God creates, because the endless joy and peace and shared life at the heart of this God knows no other way.
God didn’t create the world because God needed to. And God didn’t create the world because God stood back and made this studied, rational decision that creating the world was the right thing to do. Instead, God created the world because God is love, and that’s what love does. Love spills over; it overflows. Love breeds love; it makes more of itself.
No wonder our lessons for this Trinity Sunday are about new beginnings. We look at the creation story in Genesis, and we read back into it glimpses of the Trinity. God the Father speaks the Word while the Spirit blows over the face of the waters and a world is created, a world God declares “good,” a world that comes into being through the love that exists within God. In Matthew we hear Jesus telling the eleven disciples to go and make disciples of all the nations, baptizing them in the name of the Father, and of the Son, and of the Holy Spirit. The disciples have themselves experienced something of who God is, and what are they supposed to do? Go out and invite others to experience that same love, to be baptized and walk in newness of life. Love is by nature creative; it always creates more of itself.
We see this theology in our Episcopal marriage service. We pray that God will give the couple getting married such fulfillment in their mutual affection that they will be able to reach out in love and concern for others. All marriages – whether they include children or not – are by nature generative. The same is true of the love within a friendship, a family, or a community of believers. The love we have for one another should spill out into the world around us; it should strengthen our relationships with others in the world; it should empower us to imagine more, believe more, and give more of ourselves than we ever could otherwise.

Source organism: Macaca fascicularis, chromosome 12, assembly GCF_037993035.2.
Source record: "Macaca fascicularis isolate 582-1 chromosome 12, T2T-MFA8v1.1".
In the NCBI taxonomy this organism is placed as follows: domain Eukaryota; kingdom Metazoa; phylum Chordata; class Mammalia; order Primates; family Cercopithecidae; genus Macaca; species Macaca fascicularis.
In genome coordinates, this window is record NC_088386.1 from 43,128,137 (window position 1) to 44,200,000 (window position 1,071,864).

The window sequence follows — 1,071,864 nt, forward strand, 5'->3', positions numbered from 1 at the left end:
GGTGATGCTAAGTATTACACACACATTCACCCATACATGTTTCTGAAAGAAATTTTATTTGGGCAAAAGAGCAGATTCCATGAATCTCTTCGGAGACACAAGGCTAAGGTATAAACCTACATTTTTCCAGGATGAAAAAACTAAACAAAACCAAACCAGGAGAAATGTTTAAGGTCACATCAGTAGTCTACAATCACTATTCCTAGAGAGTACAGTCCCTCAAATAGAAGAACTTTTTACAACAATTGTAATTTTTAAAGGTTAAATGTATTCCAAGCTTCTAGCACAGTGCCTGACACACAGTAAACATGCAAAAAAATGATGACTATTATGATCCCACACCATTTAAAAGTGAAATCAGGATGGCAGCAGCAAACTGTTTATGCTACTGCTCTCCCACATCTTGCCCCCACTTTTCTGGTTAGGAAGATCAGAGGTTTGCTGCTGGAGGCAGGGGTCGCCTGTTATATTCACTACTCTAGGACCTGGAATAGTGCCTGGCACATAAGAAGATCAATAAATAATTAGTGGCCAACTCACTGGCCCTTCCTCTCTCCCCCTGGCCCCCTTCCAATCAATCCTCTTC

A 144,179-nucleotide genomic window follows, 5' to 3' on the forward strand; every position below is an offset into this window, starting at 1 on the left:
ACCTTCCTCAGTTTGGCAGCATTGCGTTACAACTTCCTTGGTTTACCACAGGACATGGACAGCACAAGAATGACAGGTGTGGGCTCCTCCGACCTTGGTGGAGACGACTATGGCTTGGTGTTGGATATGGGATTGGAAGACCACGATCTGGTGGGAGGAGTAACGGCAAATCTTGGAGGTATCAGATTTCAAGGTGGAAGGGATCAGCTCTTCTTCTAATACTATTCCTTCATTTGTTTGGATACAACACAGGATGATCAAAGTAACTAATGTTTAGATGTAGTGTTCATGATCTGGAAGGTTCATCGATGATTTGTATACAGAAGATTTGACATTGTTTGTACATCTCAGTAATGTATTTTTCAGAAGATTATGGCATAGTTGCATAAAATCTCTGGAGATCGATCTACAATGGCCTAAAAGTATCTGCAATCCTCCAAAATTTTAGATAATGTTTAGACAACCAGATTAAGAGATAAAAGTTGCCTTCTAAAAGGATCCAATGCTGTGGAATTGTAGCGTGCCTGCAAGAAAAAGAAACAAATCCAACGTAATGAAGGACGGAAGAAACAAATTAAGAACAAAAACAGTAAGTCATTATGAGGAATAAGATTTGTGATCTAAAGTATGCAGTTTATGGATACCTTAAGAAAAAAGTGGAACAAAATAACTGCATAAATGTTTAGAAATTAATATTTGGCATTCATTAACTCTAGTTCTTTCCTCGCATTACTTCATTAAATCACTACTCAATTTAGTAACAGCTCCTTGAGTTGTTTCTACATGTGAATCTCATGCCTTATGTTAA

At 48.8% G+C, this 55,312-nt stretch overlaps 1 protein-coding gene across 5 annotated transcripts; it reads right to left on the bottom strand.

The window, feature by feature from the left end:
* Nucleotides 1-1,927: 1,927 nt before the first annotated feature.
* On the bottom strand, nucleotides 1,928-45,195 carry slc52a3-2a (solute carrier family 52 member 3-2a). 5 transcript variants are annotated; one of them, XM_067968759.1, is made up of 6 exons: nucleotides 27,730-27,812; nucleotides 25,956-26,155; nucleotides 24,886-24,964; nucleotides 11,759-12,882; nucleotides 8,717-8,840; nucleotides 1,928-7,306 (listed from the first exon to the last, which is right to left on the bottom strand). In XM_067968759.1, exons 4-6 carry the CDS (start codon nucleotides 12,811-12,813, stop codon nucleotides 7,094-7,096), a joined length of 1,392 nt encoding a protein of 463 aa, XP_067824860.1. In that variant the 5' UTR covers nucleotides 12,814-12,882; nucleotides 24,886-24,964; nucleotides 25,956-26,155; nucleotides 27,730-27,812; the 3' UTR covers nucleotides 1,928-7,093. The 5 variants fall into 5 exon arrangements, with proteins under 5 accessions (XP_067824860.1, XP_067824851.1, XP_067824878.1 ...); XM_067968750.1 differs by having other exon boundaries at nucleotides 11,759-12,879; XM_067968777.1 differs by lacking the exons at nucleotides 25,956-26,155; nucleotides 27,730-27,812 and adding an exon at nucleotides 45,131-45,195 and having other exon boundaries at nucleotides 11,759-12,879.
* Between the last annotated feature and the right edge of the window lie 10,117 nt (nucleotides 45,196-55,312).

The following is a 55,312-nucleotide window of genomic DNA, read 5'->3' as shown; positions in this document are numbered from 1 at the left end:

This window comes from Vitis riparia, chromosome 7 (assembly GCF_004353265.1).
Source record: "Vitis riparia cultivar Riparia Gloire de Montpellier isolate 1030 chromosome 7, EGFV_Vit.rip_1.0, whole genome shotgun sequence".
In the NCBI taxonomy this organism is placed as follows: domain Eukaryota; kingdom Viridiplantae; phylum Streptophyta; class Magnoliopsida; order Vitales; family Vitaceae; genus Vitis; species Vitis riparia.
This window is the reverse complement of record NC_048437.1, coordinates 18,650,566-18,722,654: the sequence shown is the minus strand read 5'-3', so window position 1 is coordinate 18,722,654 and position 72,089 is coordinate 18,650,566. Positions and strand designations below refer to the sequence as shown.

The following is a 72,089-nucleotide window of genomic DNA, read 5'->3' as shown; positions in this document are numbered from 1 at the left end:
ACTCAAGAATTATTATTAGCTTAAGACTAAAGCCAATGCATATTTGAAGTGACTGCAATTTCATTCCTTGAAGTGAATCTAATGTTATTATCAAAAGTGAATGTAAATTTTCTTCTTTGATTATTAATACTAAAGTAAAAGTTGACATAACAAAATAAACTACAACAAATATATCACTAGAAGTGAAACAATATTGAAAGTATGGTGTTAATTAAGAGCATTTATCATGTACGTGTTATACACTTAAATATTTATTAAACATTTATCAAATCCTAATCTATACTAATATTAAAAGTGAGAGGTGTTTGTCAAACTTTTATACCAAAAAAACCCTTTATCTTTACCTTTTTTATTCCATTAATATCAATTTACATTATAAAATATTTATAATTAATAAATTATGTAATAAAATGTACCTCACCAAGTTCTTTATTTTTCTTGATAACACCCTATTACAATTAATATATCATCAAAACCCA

This is why the Church can’t be silent on issues of racial injustice. When I watch the news and I see groups of peaceful protesters in the streets, I see people who are angry, people who are disillusioned, people who have experienced racial injustice firsthand and those who have perpetuated it, people of different races and ages and sexual orientation. But most of all I see people who love; after all, it’s been said that justice is what love looks like in public.
I look at the peaceful protests and I see what the Church has represented for thousands of years. In the second and third centuries, Christians would go out into the woods, find abandoned babies, and raise them as their own. Quakers and other Christians worked with the Underground Railroad to help slaves escape to freedom. Numerous Christians concealed Jews during the Holocaust. Episcopalian seminarian Jonathan Daniels was working for civil rights in Alabama when he was killed, jumping in front of seventeen-year-old Ruby Sales and taking the bullet intended for her. When we participate in the love that it at the core of God’s very own life, then we can’t help but let that love flow through us and into the world around us, into the public sphere.
That’s the creative, generative, and fertile nature of real love—it is what brings the world into being, it is what sustains the world every second of every day. The love between the Father, the Son, and the Holy Spirit spills over, continuing to create the world, continuing to make all things new. And having been baptized into the life of God, we are called to participate in this creative, generative love – we are called to be co-creators with God in making the kingdom of heaven present in tangible, meaningful ways. On this Trinity Sunday, it’s worth asking ourselves: Are we living up to our calling?
 Kendra Cherry, “Individualistic Cultures and Behaviors,” verywellmind, https://www.verywellmind.com/what-are-individualistic-cultures-2795273, posted March 24, 2020.
 Love Wins: A Book About Heaven, Hell and the Fate of Every Person Who Ever Lived by Rob Bell. New York: HarperOne, 2011, page 178.
 Shannon Evans, “The Truth about Christian Justice,” Huffpost, https://www.huffpost.com/entry/the-truth-about-the-church-and-social-justice_b_9010726, updated January 19, 2017.